Scaling Spring Batch processing with remote partitioning using Kafka

I haven’t really covered the topic of batch jobs so far and it happened that I needed to work with them lately and design a quite complicated batch job setup based on Spring Batch with partitioning using Kafka.

Obviously I’m not gonna describe the exact system but only some of the concepts that Spring Batch provides along with working examples.

Problem statement

Let’s talk a little bit about the problem statement. I’m not gonna go into detail about batch jobs in general but rather focus on a more specific problem – scaling batch jobs.

Imagine a process which you need to run on a regular basis, for example end of day (EOD). Let’s say the amount of data this process needs to handle is continuously increasing.

In a naive world, you could do a very simple Spring scheduling (or Quartz or what have you) that just executes a single method that loads all the data at once, processes all of it and writes back the result into the database.

A pseudo code would be similar to this:

void job() {
    read_all_data()
    for (item : data)
       process(item)
    write_result_to_database()
}

What’s the problem with this? Nothing at all until the data you read is constant in volume and reading it all at once satisfies the needs.

Let’s say now the number of rows we read (from a database for example) is 10 000 rows. Works perfectly fine but what if suddenly there’s 10 000 000 rows? The execution will probably fail due to OutOfMemoryError or takes an eternity to finish.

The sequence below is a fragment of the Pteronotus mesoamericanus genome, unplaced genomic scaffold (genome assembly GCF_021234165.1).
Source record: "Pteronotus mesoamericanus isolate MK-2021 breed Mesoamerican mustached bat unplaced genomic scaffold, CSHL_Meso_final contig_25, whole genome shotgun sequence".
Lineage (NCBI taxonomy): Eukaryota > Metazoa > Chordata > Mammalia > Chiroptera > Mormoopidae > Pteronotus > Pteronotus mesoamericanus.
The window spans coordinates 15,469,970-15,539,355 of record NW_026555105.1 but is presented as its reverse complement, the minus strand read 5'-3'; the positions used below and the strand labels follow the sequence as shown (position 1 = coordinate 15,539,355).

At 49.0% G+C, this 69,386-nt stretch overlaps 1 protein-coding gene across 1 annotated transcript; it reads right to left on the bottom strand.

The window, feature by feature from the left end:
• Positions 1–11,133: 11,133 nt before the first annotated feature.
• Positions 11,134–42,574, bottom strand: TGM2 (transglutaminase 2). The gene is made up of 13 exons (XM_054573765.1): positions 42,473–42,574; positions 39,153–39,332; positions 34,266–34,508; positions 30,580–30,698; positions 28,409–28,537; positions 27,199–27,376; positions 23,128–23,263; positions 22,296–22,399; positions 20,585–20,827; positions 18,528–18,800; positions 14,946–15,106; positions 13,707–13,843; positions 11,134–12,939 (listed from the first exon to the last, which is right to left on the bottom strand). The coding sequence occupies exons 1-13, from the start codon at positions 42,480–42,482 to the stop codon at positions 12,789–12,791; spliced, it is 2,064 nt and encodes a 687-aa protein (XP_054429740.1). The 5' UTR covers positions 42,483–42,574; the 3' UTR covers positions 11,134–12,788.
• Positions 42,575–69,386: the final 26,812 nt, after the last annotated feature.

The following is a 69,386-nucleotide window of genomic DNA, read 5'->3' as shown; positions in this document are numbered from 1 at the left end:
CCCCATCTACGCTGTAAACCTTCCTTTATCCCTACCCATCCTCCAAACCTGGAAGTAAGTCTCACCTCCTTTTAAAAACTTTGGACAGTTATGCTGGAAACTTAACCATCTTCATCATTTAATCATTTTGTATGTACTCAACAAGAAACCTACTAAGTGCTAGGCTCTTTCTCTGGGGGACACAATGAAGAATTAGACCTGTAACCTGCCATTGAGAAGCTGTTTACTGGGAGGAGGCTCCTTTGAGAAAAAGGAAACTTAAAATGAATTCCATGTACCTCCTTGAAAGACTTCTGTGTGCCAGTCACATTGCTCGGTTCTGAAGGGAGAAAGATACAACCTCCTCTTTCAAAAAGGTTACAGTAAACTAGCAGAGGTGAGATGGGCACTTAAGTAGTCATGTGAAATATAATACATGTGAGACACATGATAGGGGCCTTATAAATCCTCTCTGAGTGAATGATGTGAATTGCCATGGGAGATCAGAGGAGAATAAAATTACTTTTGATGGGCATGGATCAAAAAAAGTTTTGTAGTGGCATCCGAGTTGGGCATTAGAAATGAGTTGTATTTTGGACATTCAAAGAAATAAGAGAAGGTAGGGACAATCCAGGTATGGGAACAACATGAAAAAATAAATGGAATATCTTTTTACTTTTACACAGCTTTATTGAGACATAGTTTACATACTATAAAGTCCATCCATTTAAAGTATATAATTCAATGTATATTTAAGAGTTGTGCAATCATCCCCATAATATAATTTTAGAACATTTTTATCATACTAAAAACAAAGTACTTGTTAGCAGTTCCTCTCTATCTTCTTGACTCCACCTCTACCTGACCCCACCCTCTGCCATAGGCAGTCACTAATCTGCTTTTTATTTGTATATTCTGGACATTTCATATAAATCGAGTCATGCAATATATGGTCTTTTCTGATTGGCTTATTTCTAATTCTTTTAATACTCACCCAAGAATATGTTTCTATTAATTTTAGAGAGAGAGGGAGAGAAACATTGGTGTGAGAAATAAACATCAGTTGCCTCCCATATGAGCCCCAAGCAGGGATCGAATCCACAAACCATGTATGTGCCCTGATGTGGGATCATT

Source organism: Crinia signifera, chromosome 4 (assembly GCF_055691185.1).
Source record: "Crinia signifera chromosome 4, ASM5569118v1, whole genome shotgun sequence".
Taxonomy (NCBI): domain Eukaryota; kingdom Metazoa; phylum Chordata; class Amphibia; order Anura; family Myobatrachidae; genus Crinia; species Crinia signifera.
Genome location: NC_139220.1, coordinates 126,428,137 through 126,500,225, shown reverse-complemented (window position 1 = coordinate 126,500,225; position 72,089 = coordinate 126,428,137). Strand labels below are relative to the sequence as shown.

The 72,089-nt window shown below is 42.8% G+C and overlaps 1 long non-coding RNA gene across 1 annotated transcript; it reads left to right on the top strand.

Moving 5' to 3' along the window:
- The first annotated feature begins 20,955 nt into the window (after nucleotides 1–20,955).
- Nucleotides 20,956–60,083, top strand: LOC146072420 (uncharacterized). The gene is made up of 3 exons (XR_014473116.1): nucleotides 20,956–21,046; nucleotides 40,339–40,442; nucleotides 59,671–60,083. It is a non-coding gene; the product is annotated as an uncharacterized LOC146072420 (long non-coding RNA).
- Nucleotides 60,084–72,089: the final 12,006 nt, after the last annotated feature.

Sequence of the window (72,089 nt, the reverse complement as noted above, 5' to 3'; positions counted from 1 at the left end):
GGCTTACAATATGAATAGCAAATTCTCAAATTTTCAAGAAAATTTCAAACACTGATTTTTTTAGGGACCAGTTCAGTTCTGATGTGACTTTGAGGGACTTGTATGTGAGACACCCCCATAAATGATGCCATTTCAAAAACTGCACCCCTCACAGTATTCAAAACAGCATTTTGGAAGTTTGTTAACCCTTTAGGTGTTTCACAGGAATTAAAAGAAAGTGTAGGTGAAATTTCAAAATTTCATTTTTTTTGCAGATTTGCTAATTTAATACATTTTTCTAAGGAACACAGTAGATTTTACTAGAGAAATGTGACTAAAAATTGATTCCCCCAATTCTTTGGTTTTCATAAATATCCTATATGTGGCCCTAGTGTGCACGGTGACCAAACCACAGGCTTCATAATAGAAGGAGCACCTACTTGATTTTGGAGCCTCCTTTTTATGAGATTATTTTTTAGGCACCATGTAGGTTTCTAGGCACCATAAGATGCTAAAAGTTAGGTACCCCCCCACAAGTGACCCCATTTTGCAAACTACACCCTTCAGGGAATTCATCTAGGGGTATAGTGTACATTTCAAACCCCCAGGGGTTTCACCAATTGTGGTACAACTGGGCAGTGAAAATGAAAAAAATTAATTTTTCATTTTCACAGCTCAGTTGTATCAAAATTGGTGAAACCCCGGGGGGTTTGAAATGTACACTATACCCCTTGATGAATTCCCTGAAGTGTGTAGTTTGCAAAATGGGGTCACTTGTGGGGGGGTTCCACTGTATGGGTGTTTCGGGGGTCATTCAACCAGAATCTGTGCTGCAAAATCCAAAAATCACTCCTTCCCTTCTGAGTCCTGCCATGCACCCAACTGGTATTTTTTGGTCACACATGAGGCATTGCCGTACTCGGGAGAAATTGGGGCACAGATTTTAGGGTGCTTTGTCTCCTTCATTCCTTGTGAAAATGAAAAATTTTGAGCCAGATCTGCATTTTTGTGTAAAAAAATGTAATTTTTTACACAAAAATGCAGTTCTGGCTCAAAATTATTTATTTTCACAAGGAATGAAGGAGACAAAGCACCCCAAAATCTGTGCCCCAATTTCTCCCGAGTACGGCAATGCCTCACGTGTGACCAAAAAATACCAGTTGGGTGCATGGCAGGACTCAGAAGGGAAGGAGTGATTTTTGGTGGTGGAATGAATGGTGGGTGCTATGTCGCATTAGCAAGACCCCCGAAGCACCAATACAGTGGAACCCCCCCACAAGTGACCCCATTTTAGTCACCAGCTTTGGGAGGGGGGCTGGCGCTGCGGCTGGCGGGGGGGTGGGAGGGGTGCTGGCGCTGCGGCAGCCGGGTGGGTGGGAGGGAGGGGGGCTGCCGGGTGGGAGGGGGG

So how could we make this scalable and make sure the increasing data volume is not going to be an issue on the long run either?

Remote partitioning

Well, the concept of remote partitioning is simple.

You take your initial dataset, for example if we are reading transactions (or whatever domain object) from a database, we take the transaction IDs only. Divide them into partitions (not chunks; chunks have a different meaning in the Spring Batch world) and send the partitions to workers who can process them and do the actual business logic.

What I just described could be true for regular partitioning as well. The main difference between regular and remote partitioning is where the workers are. In case of regular partitioning, the process that acts as workers are local threads in the same JVM as the process that’s partitioning the data.

In case of remote partitioning though, the workers are not running in the same JVM but they are completely different JVMs. The individual workers are notified through a messaging system when there’s some work to pick up.

The image below illustrates the idea:

The messaging middleware can be different in each environment but for the sake of the article, I’ll choose Kafka (and probably later I’ll write an article with AWS SQS as well).

Limitations